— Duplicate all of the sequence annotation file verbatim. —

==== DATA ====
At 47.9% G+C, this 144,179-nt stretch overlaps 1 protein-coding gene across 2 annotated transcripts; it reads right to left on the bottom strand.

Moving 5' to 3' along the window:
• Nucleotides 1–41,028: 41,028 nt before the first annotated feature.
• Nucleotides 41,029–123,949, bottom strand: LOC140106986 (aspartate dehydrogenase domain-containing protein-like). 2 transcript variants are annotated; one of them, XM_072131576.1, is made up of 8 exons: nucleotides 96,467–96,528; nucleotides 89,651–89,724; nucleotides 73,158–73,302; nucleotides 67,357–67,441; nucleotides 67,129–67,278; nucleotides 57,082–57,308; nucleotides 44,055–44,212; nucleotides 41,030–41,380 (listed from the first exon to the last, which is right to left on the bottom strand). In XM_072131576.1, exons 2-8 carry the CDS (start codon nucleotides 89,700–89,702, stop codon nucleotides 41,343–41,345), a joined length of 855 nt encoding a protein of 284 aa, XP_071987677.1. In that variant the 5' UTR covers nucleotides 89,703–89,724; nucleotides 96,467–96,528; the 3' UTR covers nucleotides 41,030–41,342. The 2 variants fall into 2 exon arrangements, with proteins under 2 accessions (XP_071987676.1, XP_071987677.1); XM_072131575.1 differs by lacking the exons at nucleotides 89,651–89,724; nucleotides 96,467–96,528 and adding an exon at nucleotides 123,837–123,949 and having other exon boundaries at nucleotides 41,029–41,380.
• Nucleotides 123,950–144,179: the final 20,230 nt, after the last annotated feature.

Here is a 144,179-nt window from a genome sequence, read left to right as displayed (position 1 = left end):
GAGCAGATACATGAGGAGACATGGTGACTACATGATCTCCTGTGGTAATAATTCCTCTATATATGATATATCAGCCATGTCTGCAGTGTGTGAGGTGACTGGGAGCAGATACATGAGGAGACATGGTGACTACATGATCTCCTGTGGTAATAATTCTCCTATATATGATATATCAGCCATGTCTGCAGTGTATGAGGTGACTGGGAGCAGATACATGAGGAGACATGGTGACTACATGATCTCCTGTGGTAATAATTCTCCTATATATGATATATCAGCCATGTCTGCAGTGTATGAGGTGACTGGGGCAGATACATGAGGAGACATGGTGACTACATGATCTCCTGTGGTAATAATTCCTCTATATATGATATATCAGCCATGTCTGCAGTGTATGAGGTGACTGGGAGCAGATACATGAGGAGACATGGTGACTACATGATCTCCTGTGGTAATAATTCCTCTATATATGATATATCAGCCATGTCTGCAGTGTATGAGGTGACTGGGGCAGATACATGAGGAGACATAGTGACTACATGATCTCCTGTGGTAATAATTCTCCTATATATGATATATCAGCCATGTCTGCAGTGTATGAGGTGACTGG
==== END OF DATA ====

At 47.9% G+C, this 144,179-nt stretch overlaps 1 protein-coding gene across 2 annotated transcripts; it reads right to left on the bottom strand.

Moving 5' to 3' along the window:
• Nucleotides 1–41,028: 41,028 nt before the first annotated feature.
• Nucleotides 41,029–123,949, bottom strand: LOC140106986 (aspartate dehydrogenase domain-containing protein-like). 2 transcript variants are annotated; one of them, XM_072131576.1, is made up of 8 exons: nucleotides 96,467–96,528; nucleotides 89,651–89,724; nucleotides 73,158–73,302; nucleotides 67,357–67,441; nucleotides 67,129–67,278; nucleotides 57,082–57,308; nucleotides 44,055–44,212; nucleotides 41,030–41,380 (listed from the first exon to the last, which is right to left on the bottom strand). In XM_072131576.1, exons 2-8 carry the CDS (start codon nucleotides 89,700–89,702, stop codon nucleotides 41,343–41,345), a joined length of 855 nt encoding a protein of 284 aa, XP_071987677.1. In that variant the 5' UTR covers nucleotides 89,703–89,724; nucleotides 96,467–96,528; the 3' UTR covers nucleotides 41,030–41,342. The 2 variants fall into 2 exon arrangements, with proteins under 2 accessions (XP_071987676.1, XP_071987677.1); XM_072131575.1 differs by lacking the exons at nucleotides 89,651–89,724; nucleotides 96,467–96,528 and adding an exon at nucleotides 123,837–123,949 and having other exon boundaries at nucleotides 41,029–41,380.
• Nucleotides 123,950–144,179: the final 20,230 nt, after the last annotated feature.

Here is a 144,179-nt window from a genome sequence, read left to right as displayed (position 1 = left end):
GAGCAGATACATGAGGAGACATGGTGACTACATGATCTCCTGTGGTAATAATTCCTCTATATATGATATATCAGCCATGTCTGCAGTGTGTGAGGTGACTGGGAGCAGATACATGAGGAGACATGGTGACTACATGATCTCCTGTGGTAATAATTCTCCTATATATGATATATCAGCCATGTCTGCAGTGTATGAGGTGACTGGGAGCAGATACATGAGGAGACATGGTGACTACATGATCTCCTGTGGTAATAATTCTCCTATATATGATATATCAGCCATGTCTGCAGTGTATGAGGTGACTGGGGCAGATACATGAGGAGACATGGTGACTACATGATCTCCTGTGGTAATAATTCCTCTATATATGATATATCAGCCATGTCTGCAGTGTATGAGGTGACTGGGAGCAGATACATGAGGAGACATGGTGACTACATGATCTCCTGTGGTAATAATTCCTCTATATATGATATATCAGCCATGTCTGCAGTGTATGAGGTGACTGGGGCAGATACATGAGGAGACATAGTGACTACATGATCTCCTGTGGTAATAATTCTCCTATATATGATATATCAGCCATGTCTGCAGTGTATGAGGTGACTGG